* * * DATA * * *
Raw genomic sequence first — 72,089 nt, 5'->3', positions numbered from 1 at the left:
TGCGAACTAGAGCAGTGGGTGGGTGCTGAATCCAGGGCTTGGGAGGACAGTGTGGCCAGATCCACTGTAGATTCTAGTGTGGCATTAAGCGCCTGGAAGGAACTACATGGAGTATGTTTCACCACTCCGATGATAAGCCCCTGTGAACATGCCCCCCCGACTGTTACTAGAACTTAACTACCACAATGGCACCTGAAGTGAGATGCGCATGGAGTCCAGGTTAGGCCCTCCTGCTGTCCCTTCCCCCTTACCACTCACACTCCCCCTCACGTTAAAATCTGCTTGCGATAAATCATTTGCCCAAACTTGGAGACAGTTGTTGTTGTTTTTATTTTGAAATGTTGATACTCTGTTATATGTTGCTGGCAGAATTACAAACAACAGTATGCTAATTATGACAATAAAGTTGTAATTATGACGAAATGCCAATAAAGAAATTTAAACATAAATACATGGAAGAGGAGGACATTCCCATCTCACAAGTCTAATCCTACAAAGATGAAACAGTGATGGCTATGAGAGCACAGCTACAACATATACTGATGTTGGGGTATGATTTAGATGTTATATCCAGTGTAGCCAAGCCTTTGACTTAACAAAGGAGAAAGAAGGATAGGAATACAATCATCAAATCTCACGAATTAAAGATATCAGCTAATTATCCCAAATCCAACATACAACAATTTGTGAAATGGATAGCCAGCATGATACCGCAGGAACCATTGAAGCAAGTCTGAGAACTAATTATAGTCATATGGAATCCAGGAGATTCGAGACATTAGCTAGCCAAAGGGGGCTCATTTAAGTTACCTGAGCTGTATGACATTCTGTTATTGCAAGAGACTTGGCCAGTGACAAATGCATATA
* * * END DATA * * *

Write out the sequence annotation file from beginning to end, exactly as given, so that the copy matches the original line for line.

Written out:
Raw genomic sequence first — 72,089 nt, 5'->3', positions numbered from 1 at the left:
TGCGAACTAGAGCAGTGGGTGGGTGCTGAATCCAGGGCTTGGGAGGACAGTGTGGCCAGATCCACTGTAGATTCTAGTGTGGCATTAAGCGCCTGGAAGGAACTACATGGAGTATGTTTCACCACTCCGATGATAAGCCCCTGTGAACATGCCCCCCCGACTGTTACTAGAACTTAACTACCACAATGGCACCTGAAGTGAGATGCGCATGGAGTCCAGGTTAGGCCCTCCTGCTGTCCCTTCCCCCTTACCACTCACACTCCCCCTCACGTTAAAATCTGCTTGCGATAAATCATTTGCCCAAACTTGGAGACAGTTGTTGTTGTTTTTATTTTGAAATGTTGATACTCTGTTATATGTTGCTGGCAGAATTACAAACAACAGTATGCTAATTATGACAATAAAGTTGTAATTATGACGAAATGCCAATAAAGAAATTTAAACATAAATACATGGAAGAGGAGGACATTCCCATCTCACAAGTCTAATCCTACAAAGATGAAACAGTGATGGCTATGAGAGCACAGCTACAACATATACTGATGTTGGGGTATGATTTAGATGTTATATCCAGTGTAGCCAAGCCTTTGACTTAACAAAGGAGAAAGAAGGATAGGAATACAATCATCAAATCTCACGAATTAAAGATATCAGCTAATTATCCCAAATCCAACATACAACAATTTGTGAAATGGATAGCCAGCATGATACCGCAGGAACCATTGAAGCAAGTCTGAGAACTAATTATAGTCATATGGAATCCAGGAGATTCGAGACATTAGCTAGCCAAAGGGGGCTCATTTAAGTTACCTGAGCTGTATGACATTCTGTTATTGCAAGAGACTTGGCCAGTGACAAATGCATATA